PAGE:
World Cup 2014: Police use rubber bullets and tear gas as Sao Paulo underground strike enters third day

Sao Paulo shuts down for a second day as negotiations between union leaders and the state government break down

Brazilian police officers were forced to use teargas and rubber bullets in Sao Paulo yesterday after the second day of industrial action by Sao Paulo’s underground workers led to clashes between strikers and authorities.

Just days before the World Cup is due to kick-off in the city, police decided to use force against Metro workers picketing outside the Ana Rosa station in central Sao Paulo.

According to police, they had intervened after picketing strikers and commuters had clashed, a claim picketers deny.

In what was the second day of industrial action, nearly half of all the city’s Metro stations were closed leading to traffic jams of more than 125 miles and many people unable to get to work.

The strikers decided to continue with the strike after talks broke down between union bosses and the Sao Paulo state government company.

The Trade Union of Workers in Transport Business Underground are demanding a 10 per cent pay rise but the state government company are reluctant to go higher than their 8.7 per cent offer.

The Unions have said that the strikes will continue indefinitely until their demands are met.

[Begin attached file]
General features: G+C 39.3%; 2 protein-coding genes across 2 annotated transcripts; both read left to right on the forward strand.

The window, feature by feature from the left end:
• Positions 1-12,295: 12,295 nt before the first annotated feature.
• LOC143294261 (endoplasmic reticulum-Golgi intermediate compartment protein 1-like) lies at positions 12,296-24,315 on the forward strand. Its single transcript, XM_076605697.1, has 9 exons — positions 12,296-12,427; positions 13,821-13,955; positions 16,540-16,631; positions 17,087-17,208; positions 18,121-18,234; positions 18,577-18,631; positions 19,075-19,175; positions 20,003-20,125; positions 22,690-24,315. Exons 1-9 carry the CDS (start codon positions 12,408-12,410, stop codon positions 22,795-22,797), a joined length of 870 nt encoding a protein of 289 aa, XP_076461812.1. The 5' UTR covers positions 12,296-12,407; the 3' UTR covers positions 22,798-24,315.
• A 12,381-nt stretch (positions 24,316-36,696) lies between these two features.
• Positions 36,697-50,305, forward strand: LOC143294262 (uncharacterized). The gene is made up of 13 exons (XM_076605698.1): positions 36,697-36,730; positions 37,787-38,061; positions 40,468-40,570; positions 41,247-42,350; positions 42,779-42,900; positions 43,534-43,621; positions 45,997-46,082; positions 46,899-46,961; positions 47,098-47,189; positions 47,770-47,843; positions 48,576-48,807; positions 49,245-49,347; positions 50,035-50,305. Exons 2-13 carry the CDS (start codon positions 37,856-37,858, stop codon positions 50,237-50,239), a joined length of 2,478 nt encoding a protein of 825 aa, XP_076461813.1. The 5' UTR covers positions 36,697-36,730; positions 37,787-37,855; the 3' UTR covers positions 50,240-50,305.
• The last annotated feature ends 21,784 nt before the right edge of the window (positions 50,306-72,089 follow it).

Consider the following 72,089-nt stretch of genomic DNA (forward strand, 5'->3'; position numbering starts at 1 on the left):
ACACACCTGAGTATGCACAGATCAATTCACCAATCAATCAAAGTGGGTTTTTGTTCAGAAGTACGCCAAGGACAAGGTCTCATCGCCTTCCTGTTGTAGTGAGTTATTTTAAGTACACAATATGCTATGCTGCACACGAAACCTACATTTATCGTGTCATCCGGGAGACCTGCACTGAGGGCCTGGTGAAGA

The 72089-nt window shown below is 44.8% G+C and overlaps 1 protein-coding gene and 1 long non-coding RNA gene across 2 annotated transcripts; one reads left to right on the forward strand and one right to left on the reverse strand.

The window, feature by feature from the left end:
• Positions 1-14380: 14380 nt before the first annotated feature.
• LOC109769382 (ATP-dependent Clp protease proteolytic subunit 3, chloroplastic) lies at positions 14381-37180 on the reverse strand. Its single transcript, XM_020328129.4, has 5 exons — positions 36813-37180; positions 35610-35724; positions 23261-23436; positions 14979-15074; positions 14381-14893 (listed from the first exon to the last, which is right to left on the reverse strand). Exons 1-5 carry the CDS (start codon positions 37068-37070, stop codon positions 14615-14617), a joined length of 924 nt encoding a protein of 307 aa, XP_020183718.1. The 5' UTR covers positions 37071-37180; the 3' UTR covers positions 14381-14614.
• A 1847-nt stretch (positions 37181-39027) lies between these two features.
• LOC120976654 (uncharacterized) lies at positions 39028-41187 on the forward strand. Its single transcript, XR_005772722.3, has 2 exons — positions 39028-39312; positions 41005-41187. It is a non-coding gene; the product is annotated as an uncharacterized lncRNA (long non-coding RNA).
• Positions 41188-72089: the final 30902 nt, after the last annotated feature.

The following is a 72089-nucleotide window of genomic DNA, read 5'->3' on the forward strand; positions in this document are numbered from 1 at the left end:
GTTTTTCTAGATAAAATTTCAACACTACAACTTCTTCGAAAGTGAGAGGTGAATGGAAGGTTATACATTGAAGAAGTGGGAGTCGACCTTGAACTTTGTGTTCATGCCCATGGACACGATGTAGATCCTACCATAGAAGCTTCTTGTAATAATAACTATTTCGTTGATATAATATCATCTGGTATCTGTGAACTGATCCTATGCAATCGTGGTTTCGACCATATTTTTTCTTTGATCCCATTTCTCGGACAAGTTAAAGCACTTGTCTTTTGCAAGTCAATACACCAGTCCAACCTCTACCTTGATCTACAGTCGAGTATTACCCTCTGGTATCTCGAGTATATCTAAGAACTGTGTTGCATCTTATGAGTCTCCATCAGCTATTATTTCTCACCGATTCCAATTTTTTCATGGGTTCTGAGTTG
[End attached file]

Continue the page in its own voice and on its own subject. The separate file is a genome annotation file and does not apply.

Union leader, Sergio Magalhaes, said: “It has been proved again that the government doesn’t want to negotiate we will continue with the strike until they decide to talk to us in a serious way.”

With the first game between Croatia and hosts Brazil set to take place in Sao Paulo’s Arena Corinthians on Thursday, the strikes are providing a major headache for Brazilian organisers and Fifa.

Arena Corinthians is situated on the outskirts of the city, with the best way of getting there being by Metro train.

There is a worry that if the strikes continue into Thursday, many could be left with no way of getting to the tournament’s curtain raiser, which would be a major embarrassment for the Brazilian government.

Brazilian President Dilma Rousseff is still confident the World Cup will be a massive success.

This week she defended the government’s World Cup preparations and was adamant that demonstrations would not disrupt the tournament.

Rousseff’s optimism was shared by Fifa President Sepp Blatter who said that he was confident the World Cup would be a success.

He said: "I'm an optimist. After the tournament kicks off, I think there will be a better mood

"We at Fifa, we are confident. It will be a celebration."

 

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